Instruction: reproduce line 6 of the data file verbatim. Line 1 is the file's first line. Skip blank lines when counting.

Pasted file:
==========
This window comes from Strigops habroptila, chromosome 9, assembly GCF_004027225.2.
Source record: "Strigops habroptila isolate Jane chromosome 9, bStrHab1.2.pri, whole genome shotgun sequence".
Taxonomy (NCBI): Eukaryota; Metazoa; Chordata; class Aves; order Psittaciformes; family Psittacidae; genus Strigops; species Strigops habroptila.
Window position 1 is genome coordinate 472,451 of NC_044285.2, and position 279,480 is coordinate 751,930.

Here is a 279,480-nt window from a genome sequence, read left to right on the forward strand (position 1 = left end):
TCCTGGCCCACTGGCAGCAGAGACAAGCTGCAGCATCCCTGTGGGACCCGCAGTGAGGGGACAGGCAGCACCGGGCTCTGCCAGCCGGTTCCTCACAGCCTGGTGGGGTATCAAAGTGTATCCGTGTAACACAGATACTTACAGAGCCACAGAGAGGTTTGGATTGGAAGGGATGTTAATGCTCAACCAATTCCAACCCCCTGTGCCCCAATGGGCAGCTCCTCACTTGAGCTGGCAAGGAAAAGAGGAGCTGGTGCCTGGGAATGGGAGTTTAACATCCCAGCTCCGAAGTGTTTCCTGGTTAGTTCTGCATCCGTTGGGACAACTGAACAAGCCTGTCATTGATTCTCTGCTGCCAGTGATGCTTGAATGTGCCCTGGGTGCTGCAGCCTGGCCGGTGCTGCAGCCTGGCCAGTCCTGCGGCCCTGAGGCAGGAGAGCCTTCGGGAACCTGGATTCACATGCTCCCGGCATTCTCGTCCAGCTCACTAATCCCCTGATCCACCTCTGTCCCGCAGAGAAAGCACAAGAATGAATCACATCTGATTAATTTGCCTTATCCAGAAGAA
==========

TCCTGGCCCACTGGCAGCAGAGACAAGCTGCAGCATCCCTGTGGGACCCGCAGTGAGGGGACAGGCAGCACCGGGCTCTGCCAGCCGGTTCCTCACAGCCTGGTGGGGTATCAAAGTGTATCCGTGTAACACAGATACTTACAGAGCCACAGAGAGGTTTGGATTGGAAGGGATGTTAATGCTCAACCAATTCCAACCCCCTGTGCCCCAATGGGCAGCTCCTCACTTGAGCTGGCAAGGAAAAGAGGAGCTGGTGCCTGGGAATGGGAGTTTAACATCCCAGCTCCGAAGTGTTTCCTGGTTAGTTCTGCATCCGTTGGGACAACTGAACAAGCCTGTCATTGATTCTCTGCTGCCAGTGATGCTTGAATGTGCCCTGGGTGCTGCAGCCTGGCCGGTGCTGCAGCCTGGCCAGTCCTGCGGCCCTGAGGCAGGAGAGCCTTCGGGAACCTGGATTCACATGCTCCCGGCATTCTCGTCCAGCTCACTAATCCCCTGATCCACCTCTGTCCCGCAGAGAAAGCACAAGAATGAATCACATCTGATTAATTTGCCTTATCCAGAAGAA